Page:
Appletons' Cyclopædia of American Biography/Parker, Thomas (clergyman)
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Parker, Thomas (clergyman)
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|Edition of 1900. See also Thomas Parker (minister) on Wikipedia, and our Appletons' Cyclopædia of American Biography disclaimer. The 1888 edition also lists “Theses de Traductione Pecatoris ad Vitam” (1664) as a work of his, but perhaps it turned out not to be.|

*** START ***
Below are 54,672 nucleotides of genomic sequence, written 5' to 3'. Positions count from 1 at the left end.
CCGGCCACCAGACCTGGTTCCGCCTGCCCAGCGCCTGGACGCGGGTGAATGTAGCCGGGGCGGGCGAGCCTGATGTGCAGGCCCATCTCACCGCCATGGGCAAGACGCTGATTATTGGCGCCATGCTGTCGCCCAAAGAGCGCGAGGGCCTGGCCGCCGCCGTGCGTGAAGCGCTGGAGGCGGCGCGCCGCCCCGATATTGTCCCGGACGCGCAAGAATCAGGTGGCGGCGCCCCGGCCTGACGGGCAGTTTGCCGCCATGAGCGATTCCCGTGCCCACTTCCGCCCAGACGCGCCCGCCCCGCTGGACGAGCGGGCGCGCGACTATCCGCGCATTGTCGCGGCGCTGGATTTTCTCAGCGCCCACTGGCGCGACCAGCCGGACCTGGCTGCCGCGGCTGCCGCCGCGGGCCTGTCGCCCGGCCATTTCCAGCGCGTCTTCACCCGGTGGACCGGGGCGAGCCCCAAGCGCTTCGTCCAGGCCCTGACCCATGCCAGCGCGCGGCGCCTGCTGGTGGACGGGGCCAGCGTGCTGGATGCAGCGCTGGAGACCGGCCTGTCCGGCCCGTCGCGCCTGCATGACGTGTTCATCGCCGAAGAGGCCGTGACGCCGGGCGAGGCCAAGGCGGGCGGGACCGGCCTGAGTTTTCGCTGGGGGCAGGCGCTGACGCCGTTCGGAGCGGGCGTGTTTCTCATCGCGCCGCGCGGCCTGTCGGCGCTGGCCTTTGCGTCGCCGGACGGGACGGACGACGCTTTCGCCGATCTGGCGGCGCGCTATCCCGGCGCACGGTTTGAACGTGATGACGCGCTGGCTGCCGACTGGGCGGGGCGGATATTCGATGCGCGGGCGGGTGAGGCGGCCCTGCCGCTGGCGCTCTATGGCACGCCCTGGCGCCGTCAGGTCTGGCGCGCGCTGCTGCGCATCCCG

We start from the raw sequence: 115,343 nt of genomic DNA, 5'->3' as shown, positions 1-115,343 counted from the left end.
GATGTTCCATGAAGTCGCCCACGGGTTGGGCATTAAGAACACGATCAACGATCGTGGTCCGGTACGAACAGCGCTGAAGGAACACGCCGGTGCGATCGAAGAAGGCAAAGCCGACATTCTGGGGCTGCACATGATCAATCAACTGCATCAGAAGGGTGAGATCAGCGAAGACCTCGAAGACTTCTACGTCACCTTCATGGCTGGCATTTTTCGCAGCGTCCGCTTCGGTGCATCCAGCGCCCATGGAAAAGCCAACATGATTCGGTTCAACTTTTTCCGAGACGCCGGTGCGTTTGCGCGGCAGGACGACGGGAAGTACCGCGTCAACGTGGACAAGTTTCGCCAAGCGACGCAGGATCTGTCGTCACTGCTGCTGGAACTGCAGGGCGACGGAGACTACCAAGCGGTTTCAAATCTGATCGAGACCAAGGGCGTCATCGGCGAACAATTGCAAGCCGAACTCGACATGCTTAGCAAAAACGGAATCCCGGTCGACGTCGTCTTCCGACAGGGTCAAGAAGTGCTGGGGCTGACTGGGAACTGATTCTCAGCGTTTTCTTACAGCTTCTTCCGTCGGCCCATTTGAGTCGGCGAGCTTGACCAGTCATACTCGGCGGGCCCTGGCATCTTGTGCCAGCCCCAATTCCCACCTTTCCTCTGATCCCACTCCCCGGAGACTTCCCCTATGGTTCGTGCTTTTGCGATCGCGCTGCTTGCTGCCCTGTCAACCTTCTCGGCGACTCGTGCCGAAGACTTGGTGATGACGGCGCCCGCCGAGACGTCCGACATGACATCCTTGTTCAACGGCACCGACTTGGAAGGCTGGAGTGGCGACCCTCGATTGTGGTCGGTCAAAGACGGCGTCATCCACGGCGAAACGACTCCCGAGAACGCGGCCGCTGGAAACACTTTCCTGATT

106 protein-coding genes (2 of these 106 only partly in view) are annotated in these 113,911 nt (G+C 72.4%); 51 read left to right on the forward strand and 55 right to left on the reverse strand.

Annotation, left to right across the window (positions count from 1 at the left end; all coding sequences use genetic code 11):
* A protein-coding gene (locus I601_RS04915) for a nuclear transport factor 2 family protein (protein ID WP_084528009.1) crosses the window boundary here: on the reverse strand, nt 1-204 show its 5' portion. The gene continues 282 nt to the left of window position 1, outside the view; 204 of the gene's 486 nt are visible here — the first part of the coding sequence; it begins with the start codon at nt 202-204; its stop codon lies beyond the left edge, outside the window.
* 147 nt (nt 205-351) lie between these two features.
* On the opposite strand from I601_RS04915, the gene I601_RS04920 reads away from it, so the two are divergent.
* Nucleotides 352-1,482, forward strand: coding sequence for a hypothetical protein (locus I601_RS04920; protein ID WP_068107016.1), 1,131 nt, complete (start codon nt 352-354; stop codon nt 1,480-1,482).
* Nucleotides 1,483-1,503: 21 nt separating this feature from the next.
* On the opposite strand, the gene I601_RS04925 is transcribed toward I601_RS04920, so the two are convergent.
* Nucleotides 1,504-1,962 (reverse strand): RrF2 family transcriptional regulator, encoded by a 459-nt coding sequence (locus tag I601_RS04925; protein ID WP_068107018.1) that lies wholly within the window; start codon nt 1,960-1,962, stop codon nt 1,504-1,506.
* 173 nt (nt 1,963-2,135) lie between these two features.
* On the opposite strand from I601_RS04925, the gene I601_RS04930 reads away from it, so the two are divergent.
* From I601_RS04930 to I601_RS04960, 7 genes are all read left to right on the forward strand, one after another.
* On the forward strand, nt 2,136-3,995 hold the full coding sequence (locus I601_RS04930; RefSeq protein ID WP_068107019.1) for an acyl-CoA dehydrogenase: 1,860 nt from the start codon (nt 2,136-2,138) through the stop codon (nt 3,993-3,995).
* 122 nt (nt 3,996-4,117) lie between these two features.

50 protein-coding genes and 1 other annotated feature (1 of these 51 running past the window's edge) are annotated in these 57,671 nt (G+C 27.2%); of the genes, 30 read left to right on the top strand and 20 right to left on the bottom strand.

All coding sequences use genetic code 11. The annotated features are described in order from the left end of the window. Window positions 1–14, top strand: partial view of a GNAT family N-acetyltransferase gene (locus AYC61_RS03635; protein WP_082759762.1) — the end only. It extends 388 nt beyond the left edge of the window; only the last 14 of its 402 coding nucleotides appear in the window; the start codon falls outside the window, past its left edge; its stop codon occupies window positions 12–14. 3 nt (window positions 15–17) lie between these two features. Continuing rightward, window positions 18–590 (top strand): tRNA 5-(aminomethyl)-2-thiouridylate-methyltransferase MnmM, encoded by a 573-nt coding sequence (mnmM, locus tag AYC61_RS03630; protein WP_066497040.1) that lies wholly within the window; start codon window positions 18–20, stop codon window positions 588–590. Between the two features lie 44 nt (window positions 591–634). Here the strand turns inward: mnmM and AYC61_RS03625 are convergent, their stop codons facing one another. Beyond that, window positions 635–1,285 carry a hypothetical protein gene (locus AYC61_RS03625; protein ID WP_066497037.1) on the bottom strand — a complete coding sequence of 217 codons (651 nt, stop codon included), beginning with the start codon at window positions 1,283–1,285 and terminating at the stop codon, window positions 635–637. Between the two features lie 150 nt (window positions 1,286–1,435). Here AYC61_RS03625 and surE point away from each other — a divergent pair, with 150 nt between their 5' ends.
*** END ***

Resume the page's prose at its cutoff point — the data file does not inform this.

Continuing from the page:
PARKER, Thomas, clergyman, b. in Wiltshire, England, 8 June, 1595; d. in Newbury, Mass., 24 April, 1677. His father, Robert, was an eminent Puritan divine, who was exiled for his religious opinions. Thomas, who was a student at Oxford at that time, joined him in Holland, and was graduated at the University of Leyden in 1614. He subsequently returned to England, taught in Newbury for a time, and in 1634 sailed for New England with his relatives, James and Nicholas Noyes (q. v.), with whom he founded the town of Newbury, Mass., was installed its first pastor, and continued in that charge until his death, “the beauty, holiness, charity, and humbleness of his life,” says Cotton Mather, “giving his people a perpetual and most lively commentary on his doctrine.” With James Noyes he also prepared students for Harvard, refusing all compensation for his services. During his pastorate a bitter controversy on the subject of church government divided his parish. During his later life he was totally blind, but could teach the languages with ease from memory. A contemporary writer says: “On one occasion certain clergymen, who were dissatisfied with his opinions, came to reason with him. They addressed him in English, he replied in Latin; they followed him in Latin, he responded in Greek; they managed a reply; he then spoke Arabic, whither they durst not go.” The river on whose banks he first landed is named in his honor. He published “A Letter on Church Government” (1644); “The Prophecies of Daniel Expounded” (1646); and “Methodus Gratis Divinte” (1657), all extremely rare.